TAMPA — Last November, a psychology student named Samantha Garrett told a professor at the University of South Florida that her classmate had raped her, leaving her bruised and bleeding.
The gears of the university's student conduct system began turning. A university investigator soon found her classmate "responsible" for non-consensual sex. Instead of a formal hearing, he chose to accept sanctions.
This is where, in Garrett's estimation, USF's actions began to go horribly wrong.
On Thursday, the 26-year-old doctoral student filed a federal lawsuit against USF, accusing the university of empowering the man she calls her rapist while destroying her own sense of safety.
She says that USF meted out punishments so weak, she has been forced to come into contact with him. Despite her pleas for help, Garrett says this student has been allowed to share the same parking lot, the same building, even the same classrooms.
In the lawsuit, Garrett contends that she has suffered panic attacks trying to endure his presence, forcing her to make sacrifices, such as withdrawing from three classes.
At one point, USF found Garrett guilty of a Student Code of Conduct violation, in what the lawsuit says was an attempt at retaliation for her complaints.
All of this, the lawsuit says, amounts to clear violations of the federal nondiscrimination law known as Title IX.
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Garrett's lawsuit was filed Thursday against the USF board of trustees in the Middle District of Florida.
"USF strives to be a campus that leads the way in promoting a culture where sexual violence is not tolerated," university spokeswoman Lara Wade wrote in an email. She said the school remains proactive in providing resources, and that anyone with "concerns about an unhealthy campus environment should feel comfortable reporting those."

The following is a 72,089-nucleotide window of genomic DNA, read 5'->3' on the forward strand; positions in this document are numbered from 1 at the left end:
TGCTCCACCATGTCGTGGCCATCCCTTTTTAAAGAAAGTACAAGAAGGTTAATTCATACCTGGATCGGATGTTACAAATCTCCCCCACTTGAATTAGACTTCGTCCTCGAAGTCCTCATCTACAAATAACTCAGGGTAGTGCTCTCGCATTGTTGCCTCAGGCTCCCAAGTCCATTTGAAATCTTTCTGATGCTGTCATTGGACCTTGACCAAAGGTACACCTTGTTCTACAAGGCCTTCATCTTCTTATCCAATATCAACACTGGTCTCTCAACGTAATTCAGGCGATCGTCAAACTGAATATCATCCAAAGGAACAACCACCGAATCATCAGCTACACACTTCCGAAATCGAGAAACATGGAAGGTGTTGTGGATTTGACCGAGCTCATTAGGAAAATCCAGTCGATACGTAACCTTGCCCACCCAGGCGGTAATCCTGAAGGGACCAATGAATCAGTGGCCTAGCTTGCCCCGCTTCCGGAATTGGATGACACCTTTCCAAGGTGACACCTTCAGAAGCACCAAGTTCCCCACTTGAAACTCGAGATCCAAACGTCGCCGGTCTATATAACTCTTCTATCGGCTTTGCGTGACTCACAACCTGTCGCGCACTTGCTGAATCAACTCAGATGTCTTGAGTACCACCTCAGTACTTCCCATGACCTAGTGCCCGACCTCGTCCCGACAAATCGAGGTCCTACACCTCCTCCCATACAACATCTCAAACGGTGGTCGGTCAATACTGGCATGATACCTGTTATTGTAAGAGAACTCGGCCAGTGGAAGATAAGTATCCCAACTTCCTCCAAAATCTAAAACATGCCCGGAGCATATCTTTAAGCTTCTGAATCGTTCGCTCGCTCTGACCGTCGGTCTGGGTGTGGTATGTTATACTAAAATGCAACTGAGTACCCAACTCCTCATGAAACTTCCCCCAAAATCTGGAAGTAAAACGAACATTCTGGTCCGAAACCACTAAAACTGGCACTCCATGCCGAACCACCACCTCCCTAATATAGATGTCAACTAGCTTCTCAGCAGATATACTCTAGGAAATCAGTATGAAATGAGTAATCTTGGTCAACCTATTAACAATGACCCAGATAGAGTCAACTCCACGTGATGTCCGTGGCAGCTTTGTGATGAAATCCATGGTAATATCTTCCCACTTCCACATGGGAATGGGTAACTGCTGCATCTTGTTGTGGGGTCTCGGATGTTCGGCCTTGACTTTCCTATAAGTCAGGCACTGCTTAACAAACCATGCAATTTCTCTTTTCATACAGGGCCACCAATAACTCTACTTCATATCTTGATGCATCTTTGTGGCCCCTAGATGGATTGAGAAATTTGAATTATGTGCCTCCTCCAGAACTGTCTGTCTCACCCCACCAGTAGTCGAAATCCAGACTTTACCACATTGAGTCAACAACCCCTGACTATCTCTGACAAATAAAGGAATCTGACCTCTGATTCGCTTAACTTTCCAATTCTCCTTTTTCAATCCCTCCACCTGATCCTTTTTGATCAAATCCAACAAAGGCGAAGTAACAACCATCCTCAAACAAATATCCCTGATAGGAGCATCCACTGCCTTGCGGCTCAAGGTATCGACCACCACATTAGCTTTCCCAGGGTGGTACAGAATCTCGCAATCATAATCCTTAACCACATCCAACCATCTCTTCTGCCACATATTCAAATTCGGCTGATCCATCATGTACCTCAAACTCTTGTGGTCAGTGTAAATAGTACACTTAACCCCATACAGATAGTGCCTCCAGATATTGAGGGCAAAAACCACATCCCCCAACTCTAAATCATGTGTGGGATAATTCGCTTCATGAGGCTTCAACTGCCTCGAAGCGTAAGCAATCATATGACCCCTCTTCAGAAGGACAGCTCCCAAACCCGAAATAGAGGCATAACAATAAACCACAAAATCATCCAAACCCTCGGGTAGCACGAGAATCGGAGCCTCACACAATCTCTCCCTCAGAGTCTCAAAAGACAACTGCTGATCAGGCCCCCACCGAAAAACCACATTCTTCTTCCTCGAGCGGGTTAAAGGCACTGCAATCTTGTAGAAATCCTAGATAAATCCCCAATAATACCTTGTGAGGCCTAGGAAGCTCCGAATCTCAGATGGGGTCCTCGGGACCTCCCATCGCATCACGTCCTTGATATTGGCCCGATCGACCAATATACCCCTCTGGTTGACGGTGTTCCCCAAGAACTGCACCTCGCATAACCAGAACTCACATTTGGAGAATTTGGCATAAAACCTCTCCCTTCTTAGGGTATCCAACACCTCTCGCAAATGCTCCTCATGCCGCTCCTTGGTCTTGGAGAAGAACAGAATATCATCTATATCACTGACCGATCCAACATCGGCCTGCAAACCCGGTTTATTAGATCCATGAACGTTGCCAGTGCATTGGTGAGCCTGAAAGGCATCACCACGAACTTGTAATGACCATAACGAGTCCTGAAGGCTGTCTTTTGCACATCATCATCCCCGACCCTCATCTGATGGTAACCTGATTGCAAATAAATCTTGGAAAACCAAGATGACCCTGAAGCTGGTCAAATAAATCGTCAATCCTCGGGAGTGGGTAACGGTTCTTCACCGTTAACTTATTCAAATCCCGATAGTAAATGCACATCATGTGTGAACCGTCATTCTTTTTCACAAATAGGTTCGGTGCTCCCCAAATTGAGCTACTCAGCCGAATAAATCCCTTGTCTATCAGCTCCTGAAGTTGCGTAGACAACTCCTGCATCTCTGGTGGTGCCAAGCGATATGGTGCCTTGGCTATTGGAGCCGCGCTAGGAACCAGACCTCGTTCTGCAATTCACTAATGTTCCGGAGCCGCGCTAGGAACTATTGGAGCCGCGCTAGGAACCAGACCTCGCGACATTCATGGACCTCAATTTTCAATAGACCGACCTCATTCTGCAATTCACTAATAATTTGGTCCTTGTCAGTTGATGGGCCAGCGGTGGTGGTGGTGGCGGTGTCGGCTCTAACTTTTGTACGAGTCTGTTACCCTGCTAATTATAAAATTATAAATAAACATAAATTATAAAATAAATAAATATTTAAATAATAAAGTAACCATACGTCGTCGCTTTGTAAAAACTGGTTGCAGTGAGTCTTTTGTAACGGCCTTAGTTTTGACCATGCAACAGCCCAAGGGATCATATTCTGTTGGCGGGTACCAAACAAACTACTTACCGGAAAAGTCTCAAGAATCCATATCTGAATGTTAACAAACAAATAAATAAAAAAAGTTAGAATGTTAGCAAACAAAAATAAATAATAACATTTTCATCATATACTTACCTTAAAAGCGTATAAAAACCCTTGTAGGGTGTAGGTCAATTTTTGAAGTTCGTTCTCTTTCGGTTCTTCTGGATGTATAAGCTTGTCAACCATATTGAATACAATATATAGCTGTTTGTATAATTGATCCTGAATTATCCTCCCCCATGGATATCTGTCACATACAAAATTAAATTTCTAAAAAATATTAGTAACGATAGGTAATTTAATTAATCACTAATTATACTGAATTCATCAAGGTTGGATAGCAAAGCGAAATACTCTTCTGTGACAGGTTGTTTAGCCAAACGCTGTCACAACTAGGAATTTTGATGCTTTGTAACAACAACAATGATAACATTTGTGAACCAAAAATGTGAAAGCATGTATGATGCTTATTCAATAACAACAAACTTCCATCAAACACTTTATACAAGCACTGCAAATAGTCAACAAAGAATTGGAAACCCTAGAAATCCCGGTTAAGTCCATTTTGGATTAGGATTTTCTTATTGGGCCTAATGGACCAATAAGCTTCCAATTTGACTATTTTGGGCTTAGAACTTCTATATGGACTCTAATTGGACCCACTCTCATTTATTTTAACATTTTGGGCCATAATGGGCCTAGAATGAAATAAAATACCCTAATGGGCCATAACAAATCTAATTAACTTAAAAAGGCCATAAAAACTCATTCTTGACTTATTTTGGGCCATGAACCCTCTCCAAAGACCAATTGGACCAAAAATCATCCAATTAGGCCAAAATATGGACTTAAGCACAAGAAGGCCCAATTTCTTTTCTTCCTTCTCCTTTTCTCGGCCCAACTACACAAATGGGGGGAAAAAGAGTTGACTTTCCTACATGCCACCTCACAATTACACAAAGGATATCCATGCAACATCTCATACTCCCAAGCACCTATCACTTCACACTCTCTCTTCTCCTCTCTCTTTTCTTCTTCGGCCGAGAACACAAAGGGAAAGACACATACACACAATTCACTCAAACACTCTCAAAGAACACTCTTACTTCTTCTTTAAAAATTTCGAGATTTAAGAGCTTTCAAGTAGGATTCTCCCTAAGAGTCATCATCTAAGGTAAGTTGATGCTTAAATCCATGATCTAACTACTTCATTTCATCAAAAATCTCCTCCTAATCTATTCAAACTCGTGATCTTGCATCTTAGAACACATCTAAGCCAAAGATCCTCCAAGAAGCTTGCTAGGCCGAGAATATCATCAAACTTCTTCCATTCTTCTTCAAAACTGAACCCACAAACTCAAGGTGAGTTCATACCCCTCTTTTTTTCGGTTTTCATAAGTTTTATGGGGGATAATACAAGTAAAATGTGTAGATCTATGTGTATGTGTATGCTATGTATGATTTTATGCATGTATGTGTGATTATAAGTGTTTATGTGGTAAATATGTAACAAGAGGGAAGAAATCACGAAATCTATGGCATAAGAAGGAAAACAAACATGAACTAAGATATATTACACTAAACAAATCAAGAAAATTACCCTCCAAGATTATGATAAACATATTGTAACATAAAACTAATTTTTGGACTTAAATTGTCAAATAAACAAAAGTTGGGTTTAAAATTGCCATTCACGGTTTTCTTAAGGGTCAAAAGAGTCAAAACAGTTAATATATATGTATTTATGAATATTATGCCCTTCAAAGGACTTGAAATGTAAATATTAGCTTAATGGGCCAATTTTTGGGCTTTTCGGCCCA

She also said that Garrett had had the chance to appeal for stronger restrictions, but withdrew her request.
USF is already under two federal investigations related to potential mishandling of campus sexual violence cases, along with about 255 universities nationwide.
Garrett is being represented by Michael Dolce of Cohen Milstein Sellers & Toll, a national firm that deals in Title IX protections.
Dolce disputed USF's comment about Garrett's appeal. He said USF encouraged her to withdraw it, only to deny later requests for help.
Dolce is also representing Garrett as she seeks a restraining order against her classmate Andrew "AJ" Thurston, 30, in Hillsborough County Court.
Thurston is not a defendant in the new suit. His Tampa-based attorney, Anthony Biago Rickman, vehemently denied Garrett's allegations, calling them "a complete fabrication."
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Rickman said that law enforcement agencies and the state attorney's office never pursued charges, and that "lovey-dovey" texts show Garrett kept up with Thurston for weeks.
"It's inappropriate calling my client a rapist in a filing, to use language like that when it's unfounded," Rickman said.
He said Thurston hasn't seen or spoken to Garrett since she made her allegation.
"There's no evidence of her being in a hostile environment," he said.
Title IX protects students at federally funded institutions from sex discrimination, including sexual misconduct. Forcing Garrett to choose between enduring a hostile atmosphere or giving up educational opportunities violates Title IX, the suit says.
A news release said she seeks damages for "her declining mental health," and that she wants USF to follow Title IX rules.